For example, on certain animal health issues, the United States (as well as many other countries) has established requirements for the importation of animals or animal products at higher levels than the international standards promulgated by the OIE, justified through quantitative risk assessments based on available sound science. This is justifiable given the high level of animal health in the U.S. where many animal diseases have been eradicated after animal health campaigns that have lasted decades at a very high financial cost.

The right to establish SPS measures to achieve a desired ALOP also requires basic obligations to assure that such measures: ''(a) are applied only to the extent necessary to protect life or health; (b) are based on scientific principles and not maintained without sufficient scientific evidence (except emergency or provisional measures); and (c) do not unjustifiably discriminate between national and foreign, or among foreign sources of supply.''

This sovereign ability to establish international trading conditions higher than the standards of international consensus must be taken very seriously to avoid common abuse committed in many countries in trying to use sanitary barriers without necessary scientific justification. The SPS agreement encourages health protection, but not unscientific protectionism. In this regard, it is common to ask what to do for example in the presence of an emerging animal disease for which there is no good scientific information at the time of recognition. In these cases it is permissible for the country to establish immediate precautionary emergency measures (for example in the form of suspension of imports) with the understanding that these precautionary measures are temporary and will be re-evaluated in a reasonable time, as scientific information about it becomes available. These precautions should be distinguished from the european concept of the Precautionary Principle that contemplates the effect of scientific uncertainty of any action on the environment even in the absence of scientific consensus that the action or policy is harmful.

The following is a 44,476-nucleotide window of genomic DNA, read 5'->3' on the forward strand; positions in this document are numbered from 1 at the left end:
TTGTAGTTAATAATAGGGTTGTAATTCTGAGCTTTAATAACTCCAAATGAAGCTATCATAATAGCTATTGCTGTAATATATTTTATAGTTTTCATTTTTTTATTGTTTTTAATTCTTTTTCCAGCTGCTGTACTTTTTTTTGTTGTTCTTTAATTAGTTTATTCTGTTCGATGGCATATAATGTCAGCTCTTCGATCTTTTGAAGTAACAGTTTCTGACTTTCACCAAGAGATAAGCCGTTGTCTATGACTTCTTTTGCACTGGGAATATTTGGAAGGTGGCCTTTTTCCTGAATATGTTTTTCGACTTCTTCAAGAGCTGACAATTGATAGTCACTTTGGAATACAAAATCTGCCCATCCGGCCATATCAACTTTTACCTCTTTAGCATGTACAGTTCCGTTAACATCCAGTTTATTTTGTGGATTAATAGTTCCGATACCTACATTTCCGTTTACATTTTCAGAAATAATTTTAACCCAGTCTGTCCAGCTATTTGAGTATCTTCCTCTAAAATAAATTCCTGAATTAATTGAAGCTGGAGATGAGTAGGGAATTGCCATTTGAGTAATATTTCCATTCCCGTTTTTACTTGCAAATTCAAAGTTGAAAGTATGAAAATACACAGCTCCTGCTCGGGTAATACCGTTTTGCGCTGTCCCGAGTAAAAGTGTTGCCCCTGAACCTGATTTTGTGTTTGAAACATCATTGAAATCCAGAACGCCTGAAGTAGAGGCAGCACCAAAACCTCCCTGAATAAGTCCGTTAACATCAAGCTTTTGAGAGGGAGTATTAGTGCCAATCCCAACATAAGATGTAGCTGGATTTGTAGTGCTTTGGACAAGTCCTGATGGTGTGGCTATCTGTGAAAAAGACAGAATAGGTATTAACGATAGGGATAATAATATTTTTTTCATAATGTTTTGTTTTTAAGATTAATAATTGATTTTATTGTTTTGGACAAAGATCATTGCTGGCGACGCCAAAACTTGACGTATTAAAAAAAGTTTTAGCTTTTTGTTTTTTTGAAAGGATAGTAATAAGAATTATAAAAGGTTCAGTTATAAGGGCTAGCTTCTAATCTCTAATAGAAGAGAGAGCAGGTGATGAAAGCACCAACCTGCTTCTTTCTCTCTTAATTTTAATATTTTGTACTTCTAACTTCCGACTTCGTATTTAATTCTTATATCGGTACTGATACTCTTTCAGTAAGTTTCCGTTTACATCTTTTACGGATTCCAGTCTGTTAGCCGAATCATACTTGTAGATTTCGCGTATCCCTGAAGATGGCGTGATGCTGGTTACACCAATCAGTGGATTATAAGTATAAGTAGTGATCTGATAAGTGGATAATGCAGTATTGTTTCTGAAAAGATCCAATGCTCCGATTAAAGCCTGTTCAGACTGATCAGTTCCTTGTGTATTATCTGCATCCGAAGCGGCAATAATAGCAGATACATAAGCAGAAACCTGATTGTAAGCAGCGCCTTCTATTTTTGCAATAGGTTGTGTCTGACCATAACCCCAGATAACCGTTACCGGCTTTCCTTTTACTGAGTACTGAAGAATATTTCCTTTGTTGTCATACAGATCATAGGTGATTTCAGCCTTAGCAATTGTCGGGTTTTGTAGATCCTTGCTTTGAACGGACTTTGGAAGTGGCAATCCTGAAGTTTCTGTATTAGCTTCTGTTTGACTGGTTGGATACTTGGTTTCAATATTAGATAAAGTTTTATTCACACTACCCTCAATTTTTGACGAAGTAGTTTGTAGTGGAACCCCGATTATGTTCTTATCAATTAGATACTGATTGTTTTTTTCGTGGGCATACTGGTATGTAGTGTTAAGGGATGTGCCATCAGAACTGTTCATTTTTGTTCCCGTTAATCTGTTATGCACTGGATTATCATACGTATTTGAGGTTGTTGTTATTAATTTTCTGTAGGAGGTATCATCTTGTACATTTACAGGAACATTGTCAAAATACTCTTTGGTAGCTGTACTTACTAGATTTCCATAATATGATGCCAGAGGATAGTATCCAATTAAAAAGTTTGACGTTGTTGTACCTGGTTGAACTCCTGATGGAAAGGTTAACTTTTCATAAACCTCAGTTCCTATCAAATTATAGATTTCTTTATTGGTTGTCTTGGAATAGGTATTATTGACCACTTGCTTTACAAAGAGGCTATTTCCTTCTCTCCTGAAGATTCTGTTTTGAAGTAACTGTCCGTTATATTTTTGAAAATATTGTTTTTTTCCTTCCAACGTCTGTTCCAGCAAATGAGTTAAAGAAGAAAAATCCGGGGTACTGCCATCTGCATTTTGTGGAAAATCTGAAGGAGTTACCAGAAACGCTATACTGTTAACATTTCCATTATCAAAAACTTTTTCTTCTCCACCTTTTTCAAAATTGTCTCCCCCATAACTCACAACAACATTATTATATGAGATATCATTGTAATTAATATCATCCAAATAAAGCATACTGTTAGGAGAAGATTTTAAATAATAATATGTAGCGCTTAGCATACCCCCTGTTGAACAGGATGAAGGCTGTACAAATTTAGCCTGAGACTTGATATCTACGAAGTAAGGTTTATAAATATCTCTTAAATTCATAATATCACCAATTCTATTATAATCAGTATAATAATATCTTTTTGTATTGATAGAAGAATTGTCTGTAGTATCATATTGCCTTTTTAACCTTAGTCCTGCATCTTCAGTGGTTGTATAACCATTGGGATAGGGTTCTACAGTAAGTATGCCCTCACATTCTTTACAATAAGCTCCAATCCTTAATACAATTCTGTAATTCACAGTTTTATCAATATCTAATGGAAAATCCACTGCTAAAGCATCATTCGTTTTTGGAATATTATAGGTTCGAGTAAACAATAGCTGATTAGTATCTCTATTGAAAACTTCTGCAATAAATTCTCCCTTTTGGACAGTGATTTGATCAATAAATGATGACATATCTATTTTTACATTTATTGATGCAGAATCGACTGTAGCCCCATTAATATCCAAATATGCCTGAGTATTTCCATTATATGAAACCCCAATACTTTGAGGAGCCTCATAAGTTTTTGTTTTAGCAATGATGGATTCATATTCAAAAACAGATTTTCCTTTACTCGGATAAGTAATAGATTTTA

It should be clarified here that the establishment of an ALOP in order to correct a negative impact on prices as a result of the importation of agricultural products during the implementation of a FTA is not justifiable within the rules of the WTO, unless such import has an impact on the life or health of humans, animals or plants.

The SPS Agreement recognizes that there may be more of one way to achieve the ALOP of a given country. This is known as the Equivalence Principle and represents a bilateral or multilateral agreement leading to the acceptance of equivalent SPS measures of an exporting member (even if the measures are different from the importers) if the exporter objectively demonstrates that its measures achieve the importer's appropriate level of protection.

Given that the distribution of diseases and / or pests often depends on geographical and / or ecological factors and boundaries, the SPS Agreement recognizes the concept of ''free zones'' of pests or diseases. This is what is known as the concept of Regionalization. These ''zones'' can be part of a country, or all or parts of several neighboring countries. In cases of Regionalization, importing countries should not deny access to products from these areas even when the disease or pest exists elsewhere in the exporting country. In these cases it is the responsibility of the exporting country to demonstrate the integrity of established SPS barriers that keep these areas as free of the disease or pest.